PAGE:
2. Free trade deal that would include Northern Ireland remaining within the custom union to avoid a hard border with the Republic of Ireland (see Good Friday Agreement for more details).

May rejected point 1 because it would fail to deliver on the referendum by staying within European control and without voting rights. Parliament rejected point 2 because it threatens the integrity of the UK union.

May wants from the EU an agreement that sees frictionless free trade of goods that protects the integrity of the UK union in the same way the EU wants to protect its own Union.

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Studying in the UK or EU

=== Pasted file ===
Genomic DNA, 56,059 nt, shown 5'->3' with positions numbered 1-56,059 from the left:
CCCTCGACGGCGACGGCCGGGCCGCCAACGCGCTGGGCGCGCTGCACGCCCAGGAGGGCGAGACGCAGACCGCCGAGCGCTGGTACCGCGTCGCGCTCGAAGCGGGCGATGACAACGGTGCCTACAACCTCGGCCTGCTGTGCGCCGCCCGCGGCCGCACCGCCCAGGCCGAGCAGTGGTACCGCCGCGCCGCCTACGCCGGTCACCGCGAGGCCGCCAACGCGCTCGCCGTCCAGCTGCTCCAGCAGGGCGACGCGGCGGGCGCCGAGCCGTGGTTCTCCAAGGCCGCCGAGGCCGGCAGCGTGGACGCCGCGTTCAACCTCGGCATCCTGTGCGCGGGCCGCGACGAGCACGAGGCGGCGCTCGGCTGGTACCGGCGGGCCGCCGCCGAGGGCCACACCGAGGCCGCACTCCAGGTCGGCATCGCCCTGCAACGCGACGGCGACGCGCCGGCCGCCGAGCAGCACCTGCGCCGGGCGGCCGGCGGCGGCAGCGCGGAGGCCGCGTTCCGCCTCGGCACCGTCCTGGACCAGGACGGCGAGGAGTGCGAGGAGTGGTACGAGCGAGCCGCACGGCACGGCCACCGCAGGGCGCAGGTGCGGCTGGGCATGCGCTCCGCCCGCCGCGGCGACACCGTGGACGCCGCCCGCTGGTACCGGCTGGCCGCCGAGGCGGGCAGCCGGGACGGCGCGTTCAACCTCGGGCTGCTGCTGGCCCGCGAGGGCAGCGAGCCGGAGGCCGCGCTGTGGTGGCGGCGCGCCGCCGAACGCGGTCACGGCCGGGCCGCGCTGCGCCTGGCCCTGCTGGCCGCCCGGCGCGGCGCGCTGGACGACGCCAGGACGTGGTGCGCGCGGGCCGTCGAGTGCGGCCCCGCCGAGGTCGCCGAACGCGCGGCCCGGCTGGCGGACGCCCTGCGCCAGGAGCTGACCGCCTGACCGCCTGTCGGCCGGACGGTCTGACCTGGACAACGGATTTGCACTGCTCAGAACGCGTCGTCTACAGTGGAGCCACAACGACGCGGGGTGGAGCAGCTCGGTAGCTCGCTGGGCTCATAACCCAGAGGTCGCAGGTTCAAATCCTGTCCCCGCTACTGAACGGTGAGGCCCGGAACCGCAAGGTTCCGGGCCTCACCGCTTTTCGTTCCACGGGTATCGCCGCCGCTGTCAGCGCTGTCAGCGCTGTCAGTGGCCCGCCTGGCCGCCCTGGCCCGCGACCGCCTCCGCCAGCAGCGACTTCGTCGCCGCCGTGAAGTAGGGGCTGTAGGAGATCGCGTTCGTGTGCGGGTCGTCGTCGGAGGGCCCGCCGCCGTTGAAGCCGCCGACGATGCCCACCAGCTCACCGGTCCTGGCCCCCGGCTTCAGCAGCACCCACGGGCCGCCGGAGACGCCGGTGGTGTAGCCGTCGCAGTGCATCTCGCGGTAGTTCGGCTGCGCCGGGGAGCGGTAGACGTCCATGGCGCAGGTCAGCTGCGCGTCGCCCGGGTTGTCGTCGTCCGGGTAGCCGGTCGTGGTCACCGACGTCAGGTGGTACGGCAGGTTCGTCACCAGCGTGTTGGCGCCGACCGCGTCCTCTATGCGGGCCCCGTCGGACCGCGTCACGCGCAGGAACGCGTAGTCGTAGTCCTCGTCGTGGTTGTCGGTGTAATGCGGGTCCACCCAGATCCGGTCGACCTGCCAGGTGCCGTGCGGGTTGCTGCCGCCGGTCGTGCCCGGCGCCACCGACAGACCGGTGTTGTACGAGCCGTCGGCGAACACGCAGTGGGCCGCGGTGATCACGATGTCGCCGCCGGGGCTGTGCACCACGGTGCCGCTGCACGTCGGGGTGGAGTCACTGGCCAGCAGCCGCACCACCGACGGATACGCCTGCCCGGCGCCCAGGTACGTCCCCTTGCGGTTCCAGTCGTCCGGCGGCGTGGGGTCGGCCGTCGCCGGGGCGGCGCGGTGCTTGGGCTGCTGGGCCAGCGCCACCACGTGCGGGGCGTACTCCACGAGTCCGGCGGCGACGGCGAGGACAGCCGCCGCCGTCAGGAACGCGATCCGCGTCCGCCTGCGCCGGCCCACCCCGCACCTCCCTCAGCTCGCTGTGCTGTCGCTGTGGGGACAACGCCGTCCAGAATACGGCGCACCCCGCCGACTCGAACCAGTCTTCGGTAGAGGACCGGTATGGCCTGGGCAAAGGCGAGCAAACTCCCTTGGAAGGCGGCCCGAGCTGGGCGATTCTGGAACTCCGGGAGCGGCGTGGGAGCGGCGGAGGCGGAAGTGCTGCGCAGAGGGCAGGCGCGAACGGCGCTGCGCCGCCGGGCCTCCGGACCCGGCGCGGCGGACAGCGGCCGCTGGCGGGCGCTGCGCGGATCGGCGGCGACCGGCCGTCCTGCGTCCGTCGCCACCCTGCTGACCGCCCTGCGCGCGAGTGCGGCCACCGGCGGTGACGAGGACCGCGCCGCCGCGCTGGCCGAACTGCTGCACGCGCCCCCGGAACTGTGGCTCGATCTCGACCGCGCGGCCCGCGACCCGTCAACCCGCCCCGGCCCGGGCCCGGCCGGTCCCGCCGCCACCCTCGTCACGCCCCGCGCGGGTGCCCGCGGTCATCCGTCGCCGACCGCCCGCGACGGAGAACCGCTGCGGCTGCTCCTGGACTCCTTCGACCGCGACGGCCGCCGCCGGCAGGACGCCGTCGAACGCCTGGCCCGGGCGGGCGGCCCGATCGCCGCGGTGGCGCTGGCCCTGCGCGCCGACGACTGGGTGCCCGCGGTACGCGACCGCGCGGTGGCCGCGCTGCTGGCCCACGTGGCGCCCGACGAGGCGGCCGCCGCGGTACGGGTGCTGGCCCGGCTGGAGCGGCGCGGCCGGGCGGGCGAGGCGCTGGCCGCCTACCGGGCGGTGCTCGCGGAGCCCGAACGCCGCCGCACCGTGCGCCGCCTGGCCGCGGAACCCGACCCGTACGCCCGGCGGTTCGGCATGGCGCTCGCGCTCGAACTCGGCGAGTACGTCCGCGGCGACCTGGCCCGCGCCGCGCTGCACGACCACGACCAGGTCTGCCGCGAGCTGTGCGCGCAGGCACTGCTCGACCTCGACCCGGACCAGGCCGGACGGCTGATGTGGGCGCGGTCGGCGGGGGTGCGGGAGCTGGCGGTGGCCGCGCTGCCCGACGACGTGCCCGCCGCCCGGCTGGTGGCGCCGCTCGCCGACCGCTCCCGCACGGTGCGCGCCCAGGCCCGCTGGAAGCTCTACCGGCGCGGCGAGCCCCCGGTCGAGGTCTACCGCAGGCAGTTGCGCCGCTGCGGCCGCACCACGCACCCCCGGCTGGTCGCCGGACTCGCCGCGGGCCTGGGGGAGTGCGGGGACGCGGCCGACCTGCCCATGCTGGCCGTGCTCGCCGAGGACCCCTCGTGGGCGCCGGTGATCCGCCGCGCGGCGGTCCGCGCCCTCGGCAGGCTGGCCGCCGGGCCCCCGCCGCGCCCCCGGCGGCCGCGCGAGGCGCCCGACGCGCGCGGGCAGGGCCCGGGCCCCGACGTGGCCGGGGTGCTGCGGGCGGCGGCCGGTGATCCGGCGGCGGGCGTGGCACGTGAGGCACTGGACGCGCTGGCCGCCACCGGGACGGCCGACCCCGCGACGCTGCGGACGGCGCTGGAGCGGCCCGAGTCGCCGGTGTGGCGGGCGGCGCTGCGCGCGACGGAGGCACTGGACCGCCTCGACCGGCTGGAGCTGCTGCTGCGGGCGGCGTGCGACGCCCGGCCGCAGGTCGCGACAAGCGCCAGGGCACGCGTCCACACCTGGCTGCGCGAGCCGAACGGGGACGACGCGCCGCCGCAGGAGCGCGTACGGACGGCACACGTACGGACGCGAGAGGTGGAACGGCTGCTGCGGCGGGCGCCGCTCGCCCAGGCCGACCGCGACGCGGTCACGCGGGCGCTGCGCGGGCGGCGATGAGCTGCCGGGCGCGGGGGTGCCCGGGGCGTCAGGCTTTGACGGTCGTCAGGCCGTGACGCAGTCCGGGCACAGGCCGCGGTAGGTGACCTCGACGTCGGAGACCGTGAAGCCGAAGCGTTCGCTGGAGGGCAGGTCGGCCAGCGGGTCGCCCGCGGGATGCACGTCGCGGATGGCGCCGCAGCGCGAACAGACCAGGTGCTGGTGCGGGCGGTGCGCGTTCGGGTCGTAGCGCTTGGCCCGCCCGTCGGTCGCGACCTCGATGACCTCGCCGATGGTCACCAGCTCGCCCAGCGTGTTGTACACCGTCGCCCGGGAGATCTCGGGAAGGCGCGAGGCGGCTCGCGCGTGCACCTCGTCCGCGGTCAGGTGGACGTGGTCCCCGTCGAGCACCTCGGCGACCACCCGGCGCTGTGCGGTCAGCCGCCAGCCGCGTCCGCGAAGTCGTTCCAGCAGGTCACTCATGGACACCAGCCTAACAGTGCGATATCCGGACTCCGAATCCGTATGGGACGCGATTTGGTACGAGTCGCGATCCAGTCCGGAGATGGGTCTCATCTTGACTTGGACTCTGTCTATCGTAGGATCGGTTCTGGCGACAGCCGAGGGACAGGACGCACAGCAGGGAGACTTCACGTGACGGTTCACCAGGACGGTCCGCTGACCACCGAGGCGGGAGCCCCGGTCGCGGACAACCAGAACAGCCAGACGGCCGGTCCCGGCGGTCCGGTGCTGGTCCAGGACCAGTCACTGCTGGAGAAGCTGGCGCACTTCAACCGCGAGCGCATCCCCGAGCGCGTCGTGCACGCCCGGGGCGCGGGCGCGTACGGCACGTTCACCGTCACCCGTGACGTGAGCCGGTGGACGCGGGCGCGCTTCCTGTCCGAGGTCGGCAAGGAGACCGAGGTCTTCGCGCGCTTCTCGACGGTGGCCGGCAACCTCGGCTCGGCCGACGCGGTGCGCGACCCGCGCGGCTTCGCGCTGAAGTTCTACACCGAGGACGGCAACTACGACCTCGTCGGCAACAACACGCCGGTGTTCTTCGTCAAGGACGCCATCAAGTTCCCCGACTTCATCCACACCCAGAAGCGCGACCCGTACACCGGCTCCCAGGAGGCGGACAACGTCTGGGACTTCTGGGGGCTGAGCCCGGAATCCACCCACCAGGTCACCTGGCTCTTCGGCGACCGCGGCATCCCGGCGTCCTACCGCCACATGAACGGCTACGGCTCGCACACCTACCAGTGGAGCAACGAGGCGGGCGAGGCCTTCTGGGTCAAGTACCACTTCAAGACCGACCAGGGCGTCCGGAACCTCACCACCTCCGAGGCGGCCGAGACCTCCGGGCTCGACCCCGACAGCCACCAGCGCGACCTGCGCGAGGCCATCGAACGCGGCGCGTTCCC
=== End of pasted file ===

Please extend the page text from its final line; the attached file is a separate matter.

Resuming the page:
Erasmus+ in the UK if there’s no Brexit deal. If the UK leaves the EU in March 2019 without a deal, the UK Government will:

  • Underwrite Erasmus+ funding for all successful bids submitted while the UK are still in the EU. This arrangement is dependent on reaching agreement with the EU that UK organisations can continue to be eligible to participate in Erasmus+ projects and;
  • Funding for successful bids will continue for the lifetime of those particular projects
  • You will still be able to bid for new funding until 2020, if we reach an agreement with the EU that UK organisations can participate in Erasmus+ projects post-exit after the UK has left the EU

For further information Erasmus+ in the UK if there’s no Brexit deal

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What happens if we have no deal by March 2019?

The government is planning to publish, in two tranches in late August and early September, about 70 technical notices on how businesses and consumers should prepare for no deal.